Goodkind and Flaster/Greenberg filed a motion to dismiss Krupnick's fourth-party complaint on the grounds that his claims against them were barred by the litigation privilege and collateral estoppel.*fn2 The trial court denied this motion "without prejudice." Goodkind and Flaster/Greenberg then filed a motion for reconsideration, which the trial court also denied. We granted Goodkind and Flaster/Greenberg's motion for leave to appeal from the order denying their motion to dismiss and now reverse.

This appeal is controlled by the Supreme Court's decision in Loigman v. Twp. Comm. of Middletown, 185 N.J. 566 (2006).

That case involved a claim under the Federal Civil Rights Act (42 U.S.C.A. § 1983) for an alleged violation of the plaintiff's First Amendment right to attend an administrative law hearing, which was based on the alleged improper use of a sequestration motion to exclude plaintiff from the hearing. Id. at 571-72.

The Court held that the litigation privilege protected the defendants from being subjected to a damages action for the filing of a motion for sequestration. Id. at 572. In so holding, the Court stated:

[The] sequestration motion at an administrative hearing was a "communication" within a proceeding covered by the privilege.

Without the protection of the privilege, an attorney might hesitate to exclude a potential witness from the courtroom out of fear of becoming ensnared in costly civil litigation. We cannot allow the frightful specter of retributive civil actions against attorneys to paralyze them from exercising mundane trial duties on behalf of their clients.

....

We conclude that the litigation privilege applied to [the attorney's] filing of a sequestration motion, thus clothing defendants with absolute immunity from civil liability.

[Id. at 585-86, 589-90.]

Goodkind and Flaster/Greenberg's filing of a motion to disqualify Krupnick and a third-party complaint against Krupnick is substantially the same kind of action by an attorney on behalf of a client as the motion for sequestration of an alleged potential witness that the Court held was protected by the litigation privilege in Loigman. There is no support in Loigman for the trial court's view that the litigation privilege applies only to "statements" and not to "actions" relating to the litigation. Although the attorney for the defendants in Loigman made an allegedly false statement in support of the sequestration motion, the plaintiff's action was predicated upon the motion, which resulted in his exclusion from the administrative hearing, rather than the attorney's statements in support of the motion. Moreover, the Court described the issue posed by the appeal as "whether the litigation privilege shields a lawyer from a civil suit charging him with the improper use of a sequestration motion[,]" id. at 571, and it held that "the litigation privilege protects [a lawyer] from being haled into a civil court to face a damages judgment as a result of [the attorney's] sequestration motion[,]" id. at 572. Goodkind and Flaster/Greenberg's litigation activities on behalf of their clients are indistinguishable from the sequestration motion that the attorney involved in Loigman filed on behalf of his client, which the Court held was protected by the litigation privilege.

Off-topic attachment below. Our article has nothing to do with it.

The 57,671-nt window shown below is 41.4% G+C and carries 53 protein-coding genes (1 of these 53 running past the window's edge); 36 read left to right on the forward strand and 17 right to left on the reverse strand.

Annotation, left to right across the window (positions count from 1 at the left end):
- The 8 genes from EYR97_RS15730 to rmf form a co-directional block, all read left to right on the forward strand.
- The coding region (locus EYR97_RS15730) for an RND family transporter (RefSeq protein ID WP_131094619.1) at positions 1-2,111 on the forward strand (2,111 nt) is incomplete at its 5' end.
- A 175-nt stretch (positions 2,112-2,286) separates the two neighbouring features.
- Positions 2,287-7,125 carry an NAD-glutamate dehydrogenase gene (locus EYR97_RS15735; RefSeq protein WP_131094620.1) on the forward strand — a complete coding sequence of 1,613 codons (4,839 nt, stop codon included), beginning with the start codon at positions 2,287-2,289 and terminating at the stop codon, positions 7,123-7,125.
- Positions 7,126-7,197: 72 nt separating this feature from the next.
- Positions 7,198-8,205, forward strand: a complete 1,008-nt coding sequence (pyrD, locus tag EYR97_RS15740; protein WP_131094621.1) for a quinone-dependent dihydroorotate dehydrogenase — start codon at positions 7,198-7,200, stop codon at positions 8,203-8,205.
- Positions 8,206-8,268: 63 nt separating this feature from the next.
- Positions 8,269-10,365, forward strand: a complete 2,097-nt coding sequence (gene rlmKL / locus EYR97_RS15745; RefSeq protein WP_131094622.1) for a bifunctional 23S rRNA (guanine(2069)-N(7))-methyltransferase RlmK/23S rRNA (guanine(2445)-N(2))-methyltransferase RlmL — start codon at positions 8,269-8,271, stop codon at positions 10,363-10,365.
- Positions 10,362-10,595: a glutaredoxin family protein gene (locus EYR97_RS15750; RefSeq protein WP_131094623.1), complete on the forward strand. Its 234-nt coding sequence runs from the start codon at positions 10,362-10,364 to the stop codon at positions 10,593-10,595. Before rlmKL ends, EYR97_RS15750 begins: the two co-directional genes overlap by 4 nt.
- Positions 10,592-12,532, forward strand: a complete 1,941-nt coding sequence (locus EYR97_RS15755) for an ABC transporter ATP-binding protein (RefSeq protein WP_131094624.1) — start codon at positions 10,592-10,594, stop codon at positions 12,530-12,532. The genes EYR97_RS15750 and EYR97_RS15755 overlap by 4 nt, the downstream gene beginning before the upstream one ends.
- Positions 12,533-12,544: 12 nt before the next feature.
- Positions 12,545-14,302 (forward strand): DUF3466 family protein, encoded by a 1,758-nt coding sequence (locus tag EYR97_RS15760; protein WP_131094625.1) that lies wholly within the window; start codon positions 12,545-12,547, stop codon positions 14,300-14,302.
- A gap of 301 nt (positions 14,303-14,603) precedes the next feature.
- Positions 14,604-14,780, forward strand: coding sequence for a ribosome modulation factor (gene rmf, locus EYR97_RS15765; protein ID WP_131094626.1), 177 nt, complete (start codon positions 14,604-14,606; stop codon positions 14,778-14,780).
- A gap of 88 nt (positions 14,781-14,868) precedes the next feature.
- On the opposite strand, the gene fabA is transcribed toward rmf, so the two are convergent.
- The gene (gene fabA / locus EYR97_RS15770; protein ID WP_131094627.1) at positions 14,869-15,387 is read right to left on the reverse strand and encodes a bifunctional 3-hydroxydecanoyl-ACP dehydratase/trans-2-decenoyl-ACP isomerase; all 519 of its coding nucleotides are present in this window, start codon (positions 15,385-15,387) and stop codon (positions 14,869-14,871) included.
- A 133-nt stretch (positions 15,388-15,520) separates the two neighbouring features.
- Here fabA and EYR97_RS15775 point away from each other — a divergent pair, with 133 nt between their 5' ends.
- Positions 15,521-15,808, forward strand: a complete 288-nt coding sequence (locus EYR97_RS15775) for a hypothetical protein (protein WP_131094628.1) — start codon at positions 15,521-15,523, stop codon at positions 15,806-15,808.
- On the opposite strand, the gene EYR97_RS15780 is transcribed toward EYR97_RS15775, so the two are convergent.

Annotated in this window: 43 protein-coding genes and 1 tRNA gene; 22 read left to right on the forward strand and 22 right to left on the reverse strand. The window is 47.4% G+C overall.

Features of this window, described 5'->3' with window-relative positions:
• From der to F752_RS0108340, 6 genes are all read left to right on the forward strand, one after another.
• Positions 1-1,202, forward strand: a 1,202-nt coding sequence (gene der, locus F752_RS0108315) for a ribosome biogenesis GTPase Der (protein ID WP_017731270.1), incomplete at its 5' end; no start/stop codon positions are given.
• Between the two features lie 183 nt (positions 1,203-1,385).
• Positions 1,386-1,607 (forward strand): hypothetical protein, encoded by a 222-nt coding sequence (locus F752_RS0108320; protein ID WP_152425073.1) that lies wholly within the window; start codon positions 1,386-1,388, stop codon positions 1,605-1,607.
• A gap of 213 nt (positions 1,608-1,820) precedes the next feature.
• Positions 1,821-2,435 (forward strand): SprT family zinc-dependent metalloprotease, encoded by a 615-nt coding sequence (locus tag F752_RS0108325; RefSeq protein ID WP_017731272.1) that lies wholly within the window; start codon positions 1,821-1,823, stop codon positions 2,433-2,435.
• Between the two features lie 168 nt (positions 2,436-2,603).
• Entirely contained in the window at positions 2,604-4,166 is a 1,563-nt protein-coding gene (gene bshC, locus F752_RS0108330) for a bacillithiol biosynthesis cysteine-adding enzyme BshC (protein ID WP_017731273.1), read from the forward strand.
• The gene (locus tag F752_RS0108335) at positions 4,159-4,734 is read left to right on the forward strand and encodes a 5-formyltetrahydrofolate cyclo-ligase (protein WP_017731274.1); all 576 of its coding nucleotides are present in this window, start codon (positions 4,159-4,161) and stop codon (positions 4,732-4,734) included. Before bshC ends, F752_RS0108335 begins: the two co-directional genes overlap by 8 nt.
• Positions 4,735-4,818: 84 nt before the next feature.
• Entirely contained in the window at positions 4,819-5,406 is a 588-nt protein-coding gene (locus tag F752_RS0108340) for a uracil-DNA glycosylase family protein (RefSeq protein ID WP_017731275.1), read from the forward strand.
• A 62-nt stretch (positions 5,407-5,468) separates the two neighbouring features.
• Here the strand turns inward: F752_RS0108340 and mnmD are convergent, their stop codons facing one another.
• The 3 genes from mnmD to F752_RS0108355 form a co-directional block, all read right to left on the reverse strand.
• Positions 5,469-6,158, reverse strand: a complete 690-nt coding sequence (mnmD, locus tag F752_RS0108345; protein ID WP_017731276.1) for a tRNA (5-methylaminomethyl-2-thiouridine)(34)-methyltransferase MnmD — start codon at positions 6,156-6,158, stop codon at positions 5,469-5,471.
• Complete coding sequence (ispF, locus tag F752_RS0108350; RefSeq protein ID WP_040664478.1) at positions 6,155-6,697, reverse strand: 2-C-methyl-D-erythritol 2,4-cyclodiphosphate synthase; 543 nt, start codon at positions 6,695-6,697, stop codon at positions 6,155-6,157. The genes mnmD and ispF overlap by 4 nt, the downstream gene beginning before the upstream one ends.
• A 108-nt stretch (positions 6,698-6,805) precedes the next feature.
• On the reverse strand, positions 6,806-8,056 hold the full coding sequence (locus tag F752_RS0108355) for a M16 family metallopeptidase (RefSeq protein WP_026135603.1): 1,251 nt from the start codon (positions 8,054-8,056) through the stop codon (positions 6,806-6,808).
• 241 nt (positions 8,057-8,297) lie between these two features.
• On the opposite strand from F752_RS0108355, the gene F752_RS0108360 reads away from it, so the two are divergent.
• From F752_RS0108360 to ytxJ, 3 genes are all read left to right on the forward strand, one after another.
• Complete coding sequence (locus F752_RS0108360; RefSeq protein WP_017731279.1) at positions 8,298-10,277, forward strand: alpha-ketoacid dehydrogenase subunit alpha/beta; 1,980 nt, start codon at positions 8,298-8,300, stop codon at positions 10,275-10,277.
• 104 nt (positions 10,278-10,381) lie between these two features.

Accordingly, the order of the trial court denying Goodkind and Flaster/Greenberg's motion to dismiss the first and second counts of Krupnick's fourth-party complaint is reversed, and the case is remanded to the trial court to proceed with the parties' other claims.